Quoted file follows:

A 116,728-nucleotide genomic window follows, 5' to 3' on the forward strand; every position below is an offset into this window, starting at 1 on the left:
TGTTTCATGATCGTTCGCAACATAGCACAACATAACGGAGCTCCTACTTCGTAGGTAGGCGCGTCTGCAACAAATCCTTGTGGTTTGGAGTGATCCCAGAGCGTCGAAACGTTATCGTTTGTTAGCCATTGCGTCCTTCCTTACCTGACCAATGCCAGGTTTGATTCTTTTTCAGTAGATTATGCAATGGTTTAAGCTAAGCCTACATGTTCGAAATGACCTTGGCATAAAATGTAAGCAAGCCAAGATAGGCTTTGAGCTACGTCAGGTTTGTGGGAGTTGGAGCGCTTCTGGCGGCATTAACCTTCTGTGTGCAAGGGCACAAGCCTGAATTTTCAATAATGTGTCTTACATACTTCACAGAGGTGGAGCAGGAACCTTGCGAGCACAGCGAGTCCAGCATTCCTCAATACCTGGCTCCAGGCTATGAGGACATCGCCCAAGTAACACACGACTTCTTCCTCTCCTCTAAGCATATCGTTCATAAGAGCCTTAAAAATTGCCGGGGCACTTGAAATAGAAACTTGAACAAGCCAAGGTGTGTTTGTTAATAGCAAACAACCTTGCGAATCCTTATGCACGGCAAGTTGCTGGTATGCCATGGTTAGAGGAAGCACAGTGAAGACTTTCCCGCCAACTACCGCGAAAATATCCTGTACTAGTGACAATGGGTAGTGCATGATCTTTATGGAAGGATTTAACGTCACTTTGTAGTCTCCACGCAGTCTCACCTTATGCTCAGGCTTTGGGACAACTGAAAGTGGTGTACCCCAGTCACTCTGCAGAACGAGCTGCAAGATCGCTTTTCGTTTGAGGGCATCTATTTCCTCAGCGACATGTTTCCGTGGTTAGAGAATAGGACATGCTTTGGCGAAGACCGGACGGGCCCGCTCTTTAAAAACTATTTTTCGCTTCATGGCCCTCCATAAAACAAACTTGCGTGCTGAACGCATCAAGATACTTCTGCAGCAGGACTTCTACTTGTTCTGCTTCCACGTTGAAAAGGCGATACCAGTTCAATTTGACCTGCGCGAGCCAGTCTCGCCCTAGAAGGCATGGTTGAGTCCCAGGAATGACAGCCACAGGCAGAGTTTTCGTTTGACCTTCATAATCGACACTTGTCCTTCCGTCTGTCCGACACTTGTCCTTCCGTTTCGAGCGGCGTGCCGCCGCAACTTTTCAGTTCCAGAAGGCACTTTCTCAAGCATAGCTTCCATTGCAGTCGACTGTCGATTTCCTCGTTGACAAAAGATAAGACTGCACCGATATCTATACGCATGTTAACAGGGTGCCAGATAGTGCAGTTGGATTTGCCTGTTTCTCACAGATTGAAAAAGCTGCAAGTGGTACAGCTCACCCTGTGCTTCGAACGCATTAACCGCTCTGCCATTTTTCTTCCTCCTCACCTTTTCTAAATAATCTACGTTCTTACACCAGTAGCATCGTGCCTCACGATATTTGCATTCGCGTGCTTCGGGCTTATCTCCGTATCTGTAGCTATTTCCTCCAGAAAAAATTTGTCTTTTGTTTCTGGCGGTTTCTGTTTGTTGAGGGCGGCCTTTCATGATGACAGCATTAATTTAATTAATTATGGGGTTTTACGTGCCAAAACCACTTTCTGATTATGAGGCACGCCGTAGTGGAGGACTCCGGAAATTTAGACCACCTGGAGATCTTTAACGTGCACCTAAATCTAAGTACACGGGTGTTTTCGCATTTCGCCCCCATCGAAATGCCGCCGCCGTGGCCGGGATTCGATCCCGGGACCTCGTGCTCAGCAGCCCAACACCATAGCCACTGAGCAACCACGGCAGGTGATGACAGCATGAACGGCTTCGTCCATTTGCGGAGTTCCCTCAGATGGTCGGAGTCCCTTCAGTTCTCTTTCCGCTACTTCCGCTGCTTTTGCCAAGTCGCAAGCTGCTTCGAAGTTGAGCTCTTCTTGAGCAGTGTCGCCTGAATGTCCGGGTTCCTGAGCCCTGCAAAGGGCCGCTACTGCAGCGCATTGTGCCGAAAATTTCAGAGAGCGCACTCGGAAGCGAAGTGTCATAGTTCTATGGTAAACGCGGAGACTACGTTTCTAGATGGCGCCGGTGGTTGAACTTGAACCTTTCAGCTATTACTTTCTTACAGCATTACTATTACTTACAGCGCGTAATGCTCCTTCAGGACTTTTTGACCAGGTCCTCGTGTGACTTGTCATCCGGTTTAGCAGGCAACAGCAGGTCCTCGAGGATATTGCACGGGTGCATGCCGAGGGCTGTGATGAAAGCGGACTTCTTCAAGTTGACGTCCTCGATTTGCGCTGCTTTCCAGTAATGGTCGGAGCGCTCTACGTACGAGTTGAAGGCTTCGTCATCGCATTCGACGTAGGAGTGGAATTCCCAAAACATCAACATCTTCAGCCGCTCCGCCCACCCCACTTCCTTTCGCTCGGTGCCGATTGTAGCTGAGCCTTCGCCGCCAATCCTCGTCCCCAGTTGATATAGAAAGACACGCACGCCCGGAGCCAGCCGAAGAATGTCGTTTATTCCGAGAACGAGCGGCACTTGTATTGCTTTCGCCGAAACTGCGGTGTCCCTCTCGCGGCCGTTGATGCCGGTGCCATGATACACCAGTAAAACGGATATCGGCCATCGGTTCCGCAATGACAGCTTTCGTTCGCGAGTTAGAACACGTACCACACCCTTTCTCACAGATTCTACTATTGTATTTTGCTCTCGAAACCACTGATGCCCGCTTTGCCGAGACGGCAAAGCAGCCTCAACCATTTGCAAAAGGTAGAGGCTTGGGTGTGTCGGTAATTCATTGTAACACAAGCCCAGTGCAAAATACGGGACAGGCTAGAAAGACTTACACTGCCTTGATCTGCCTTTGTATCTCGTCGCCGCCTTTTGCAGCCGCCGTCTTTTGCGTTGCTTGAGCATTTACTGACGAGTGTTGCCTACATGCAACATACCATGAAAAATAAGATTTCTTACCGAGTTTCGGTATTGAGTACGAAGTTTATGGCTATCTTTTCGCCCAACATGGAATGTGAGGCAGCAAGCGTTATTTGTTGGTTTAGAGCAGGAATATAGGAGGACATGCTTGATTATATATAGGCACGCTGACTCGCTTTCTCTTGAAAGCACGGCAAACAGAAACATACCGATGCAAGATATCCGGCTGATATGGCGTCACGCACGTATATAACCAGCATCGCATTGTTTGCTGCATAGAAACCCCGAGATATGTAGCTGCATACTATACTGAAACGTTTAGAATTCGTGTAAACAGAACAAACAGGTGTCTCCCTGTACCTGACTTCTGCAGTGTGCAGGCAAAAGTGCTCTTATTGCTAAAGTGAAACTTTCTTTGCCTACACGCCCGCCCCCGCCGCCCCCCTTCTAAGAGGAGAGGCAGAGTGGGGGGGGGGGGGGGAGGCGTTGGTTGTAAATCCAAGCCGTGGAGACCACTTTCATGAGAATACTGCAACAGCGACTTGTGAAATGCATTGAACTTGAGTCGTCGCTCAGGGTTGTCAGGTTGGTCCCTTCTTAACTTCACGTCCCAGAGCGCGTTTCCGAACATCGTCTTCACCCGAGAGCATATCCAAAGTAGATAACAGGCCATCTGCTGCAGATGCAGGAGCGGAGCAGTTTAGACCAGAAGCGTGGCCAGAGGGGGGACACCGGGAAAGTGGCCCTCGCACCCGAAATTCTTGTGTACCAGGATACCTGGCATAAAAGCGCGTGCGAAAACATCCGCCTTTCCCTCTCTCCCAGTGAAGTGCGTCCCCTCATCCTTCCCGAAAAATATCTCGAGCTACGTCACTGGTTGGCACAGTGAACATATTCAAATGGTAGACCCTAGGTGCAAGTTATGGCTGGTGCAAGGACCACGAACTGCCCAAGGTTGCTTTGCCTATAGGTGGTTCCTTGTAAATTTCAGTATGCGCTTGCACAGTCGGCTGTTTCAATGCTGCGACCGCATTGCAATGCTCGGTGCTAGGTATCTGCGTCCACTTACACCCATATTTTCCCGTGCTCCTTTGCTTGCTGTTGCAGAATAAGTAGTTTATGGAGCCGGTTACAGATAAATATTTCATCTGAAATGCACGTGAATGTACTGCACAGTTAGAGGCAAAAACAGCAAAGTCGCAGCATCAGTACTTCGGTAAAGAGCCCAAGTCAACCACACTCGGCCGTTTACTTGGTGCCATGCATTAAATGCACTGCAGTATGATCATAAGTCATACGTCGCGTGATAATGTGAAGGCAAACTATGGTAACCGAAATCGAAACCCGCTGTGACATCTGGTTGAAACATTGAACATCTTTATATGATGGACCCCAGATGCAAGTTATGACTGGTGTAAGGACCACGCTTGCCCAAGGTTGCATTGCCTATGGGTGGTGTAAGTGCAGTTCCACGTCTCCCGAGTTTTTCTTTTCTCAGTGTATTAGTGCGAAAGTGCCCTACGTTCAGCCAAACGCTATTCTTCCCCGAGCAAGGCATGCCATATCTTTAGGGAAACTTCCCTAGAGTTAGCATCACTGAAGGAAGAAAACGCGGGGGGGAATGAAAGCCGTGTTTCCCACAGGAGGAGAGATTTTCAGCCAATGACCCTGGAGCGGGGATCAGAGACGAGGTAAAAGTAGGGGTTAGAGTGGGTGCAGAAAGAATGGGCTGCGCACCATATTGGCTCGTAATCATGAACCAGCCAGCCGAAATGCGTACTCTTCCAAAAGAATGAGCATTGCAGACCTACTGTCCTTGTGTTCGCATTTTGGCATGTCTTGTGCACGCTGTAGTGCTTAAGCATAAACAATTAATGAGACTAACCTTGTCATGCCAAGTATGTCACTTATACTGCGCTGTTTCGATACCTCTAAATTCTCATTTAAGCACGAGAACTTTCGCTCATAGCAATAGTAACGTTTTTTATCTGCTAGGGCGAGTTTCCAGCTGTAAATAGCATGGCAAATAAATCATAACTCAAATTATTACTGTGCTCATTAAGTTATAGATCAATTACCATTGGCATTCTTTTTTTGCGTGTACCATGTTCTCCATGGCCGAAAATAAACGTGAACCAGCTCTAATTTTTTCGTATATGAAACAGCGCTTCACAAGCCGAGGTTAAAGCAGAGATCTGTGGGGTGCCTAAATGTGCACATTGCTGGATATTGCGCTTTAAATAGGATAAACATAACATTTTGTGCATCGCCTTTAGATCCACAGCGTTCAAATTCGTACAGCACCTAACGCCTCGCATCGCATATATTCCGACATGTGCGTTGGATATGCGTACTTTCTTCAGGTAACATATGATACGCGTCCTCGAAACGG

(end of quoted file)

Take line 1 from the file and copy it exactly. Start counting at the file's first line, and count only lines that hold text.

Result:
A 116,728-nucleotide genomic window follows, 5' to 3' on the forward strand; every position below is an offset into this window, starting at 1 on the left: